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Upmarket new hatch stretches its legs with 221bhp and multi-link rear suspension
It has come a long way, the A-Class. All the way from the 1990s car and its infamous elk-avoidance issues to this: the all-new Mk4, which looks to be so posh that it’s virtually a shrunken CLS. A haughty hatch, perhaps, but in a good way.
From launch, the A-Class is available as an automatic only and offered as an A180d diesel, or as A200 and A250 petrol models. Manual gearboxes and more powerful diesels and petrols are due to flesh out the range by 2019.
The A-Class gets torsion beam rear suspension on everything up to and including the A200. The A250 we’re testing here gets multi-link rear suspension as standard.
The A250 has a moderate amount of zing to it, as you’d hope from a 1445kg model equipped with a 221bhp 2.0-litre engine. A pleasingly throaty rasp fills the cabin as the engine builds revs smoothly and with enough willingness that you’re often tempted to stick it in Sport and wring it out. For all that, if you toggle to Comfort, then you can float about in an impressively refined, calm manner, too, if you want.
The seven-speed dual-clutch automatic can get panicky about steep descents but, most of the time, it’s slick and well judged, and it responds snappily to paddle pulls, too, which is good because there’s no manual ’box coming to this model.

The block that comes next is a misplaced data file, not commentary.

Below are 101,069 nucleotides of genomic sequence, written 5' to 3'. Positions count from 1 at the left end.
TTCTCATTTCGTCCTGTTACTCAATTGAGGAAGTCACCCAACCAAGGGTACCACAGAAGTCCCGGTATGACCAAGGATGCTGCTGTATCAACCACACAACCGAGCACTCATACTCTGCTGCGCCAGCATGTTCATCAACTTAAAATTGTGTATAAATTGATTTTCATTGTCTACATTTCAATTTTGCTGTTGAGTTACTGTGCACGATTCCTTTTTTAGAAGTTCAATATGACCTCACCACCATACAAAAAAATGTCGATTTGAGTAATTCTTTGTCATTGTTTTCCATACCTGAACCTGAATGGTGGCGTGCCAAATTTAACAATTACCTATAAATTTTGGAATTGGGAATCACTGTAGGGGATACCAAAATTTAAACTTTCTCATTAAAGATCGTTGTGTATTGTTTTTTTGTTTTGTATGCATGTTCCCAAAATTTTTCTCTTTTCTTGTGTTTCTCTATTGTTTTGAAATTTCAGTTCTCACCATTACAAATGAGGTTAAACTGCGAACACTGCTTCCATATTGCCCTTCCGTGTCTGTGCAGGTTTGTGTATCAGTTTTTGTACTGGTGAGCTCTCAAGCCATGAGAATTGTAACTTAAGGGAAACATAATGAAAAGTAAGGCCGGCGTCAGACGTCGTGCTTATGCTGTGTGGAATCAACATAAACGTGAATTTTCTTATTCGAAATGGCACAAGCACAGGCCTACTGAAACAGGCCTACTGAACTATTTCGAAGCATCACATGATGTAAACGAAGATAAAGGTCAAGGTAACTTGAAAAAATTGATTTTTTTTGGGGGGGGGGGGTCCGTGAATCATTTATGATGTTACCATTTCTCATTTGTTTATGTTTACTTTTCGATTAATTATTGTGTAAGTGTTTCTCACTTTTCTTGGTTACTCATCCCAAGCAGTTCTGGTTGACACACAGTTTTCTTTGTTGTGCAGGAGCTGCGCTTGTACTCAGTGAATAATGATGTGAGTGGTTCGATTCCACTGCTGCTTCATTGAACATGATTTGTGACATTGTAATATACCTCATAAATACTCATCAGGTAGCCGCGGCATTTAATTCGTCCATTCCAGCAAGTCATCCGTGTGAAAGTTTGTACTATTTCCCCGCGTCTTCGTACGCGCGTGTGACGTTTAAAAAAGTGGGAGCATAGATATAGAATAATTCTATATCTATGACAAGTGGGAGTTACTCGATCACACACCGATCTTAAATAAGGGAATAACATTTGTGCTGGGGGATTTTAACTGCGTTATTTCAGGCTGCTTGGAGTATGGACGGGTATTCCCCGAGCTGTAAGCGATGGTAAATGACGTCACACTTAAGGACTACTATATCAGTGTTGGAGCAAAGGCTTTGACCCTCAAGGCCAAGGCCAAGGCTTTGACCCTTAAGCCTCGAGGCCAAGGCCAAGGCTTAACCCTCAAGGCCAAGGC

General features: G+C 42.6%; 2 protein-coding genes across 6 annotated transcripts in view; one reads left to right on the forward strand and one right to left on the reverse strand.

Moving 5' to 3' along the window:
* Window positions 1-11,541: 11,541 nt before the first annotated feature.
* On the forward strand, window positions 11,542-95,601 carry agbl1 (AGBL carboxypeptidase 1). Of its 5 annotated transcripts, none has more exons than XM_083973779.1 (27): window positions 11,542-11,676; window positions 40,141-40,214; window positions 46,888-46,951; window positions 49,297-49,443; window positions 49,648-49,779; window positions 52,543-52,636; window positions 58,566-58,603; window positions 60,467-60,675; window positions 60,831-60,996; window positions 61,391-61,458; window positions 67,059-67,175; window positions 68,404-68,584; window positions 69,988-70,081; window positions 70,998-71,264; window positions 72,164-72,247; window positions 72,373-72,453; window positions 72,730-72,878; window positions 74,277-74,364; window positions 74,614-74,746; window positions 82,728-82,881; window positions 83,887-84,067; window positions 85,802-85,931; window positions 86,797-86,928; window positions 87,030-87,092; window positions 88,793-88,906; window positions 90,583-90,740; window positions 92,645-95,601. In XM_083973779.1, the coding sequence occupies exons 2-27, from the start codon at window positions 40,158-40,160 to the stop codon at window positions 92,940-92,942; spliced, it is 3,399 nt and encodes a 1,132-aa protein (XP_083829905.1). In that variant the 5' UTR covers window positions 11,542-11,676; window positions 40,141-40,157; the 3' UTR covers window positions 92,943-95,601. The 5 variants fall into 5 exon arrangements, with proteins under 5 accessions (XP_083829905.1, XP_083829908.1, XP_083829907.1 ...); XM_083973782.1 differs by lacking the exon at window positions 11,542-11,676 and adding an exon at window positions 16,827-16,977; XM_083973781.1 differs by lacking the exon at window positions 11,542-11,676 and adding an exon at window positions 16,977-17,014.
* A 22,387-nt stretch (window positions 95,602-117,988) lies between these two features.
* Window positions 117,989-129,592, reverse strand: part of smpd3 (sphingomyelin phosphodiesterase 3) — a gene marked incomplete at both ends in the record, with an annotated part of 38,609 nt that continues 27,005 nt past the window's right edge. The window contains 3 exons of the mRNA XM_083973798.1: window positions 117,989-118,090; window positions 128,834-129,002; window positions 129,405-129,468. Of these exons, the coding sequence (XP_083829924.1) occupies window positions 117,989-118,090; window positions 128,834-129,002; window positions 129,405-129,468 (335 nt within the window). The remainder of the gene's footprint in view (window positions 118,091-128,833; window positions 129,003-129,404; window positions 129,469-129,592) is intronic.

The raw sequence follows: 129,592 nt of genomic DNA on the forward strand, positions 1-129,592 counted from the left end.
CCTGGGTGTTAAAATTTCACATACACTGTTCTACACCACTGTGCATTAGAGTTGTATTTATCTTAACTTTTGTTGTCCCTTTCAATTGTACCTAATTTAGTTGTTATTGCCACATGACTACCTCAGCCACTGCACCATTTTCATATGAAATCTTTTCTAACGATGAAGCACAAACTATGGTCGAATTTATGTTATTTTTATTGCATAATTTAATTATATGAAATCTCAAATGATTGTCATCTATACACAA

As ride and handling balance goes, the A-Class hits a sweet spot, provided you want a comfy daily driver with neat and tidy manners when you find a road worth making the effort for.
Sling it through some corners and it tucks in, settles down and fires you out the other side in a gratifyingly precise fashion. It’s easy to enjoy this sure-footed front-wheel-drive car, even if it feels like Merc could have added real sparkle with a bit more effort on the anodyne steering. More texture and better weighting would have gone a long way.
So it’s no Volkswagen Golf GTI, but then the A250 isn’t really trying to be a hot hatch. It’s more of a moderately bubbly commuter that’s aiming to set standards for comfort and interior poshness, which it does quite convincingly.
Ride comfort – even over roads with gaping potholes and that high-frequency, corrugated road surface that the UK specialises in – is great. It’s usefully better than that of a Golf GTI. There’s some body float, and a fair bit of noise as the suspension works, but the damping is supple and precise and isolates you from all but the really gnarly bits of Tarmac.
And the interior? It looks and feels great. Practicality and roominess are just fine, but an Audi A3 will give you better rear passenger space and much better rear visibility.
This A-Class sets new standards for infotainment and interior lustre in this class, and it’s about the comfiest, too, even if it’s not the most thrilling to drive at this price.
It’s worth spending the £1395 on the ‘Executive equipment line’ pack to get the huge media screen. Without it, the two small standard screens are lost in a slab of plastic. VP
Mercedes-Benz A250 AMG LINE
Provides high-brow tech, serious brand swagger and an easy yet satisfying driving experience
Engine 4 cyls, 1991cc, turbo, petrol
Power 221bhp at 5500rpm
Torque 258lb ft at 1800rpm
Gearbox 7-spd dual-clutch automaticH
Top speed 155mph
CO2, tax band 141g/km, 29%
Rivals Audi A3 2.0 TFSI S tronic Sport, BMW 125i M Sport, Volkswagen Golf GTI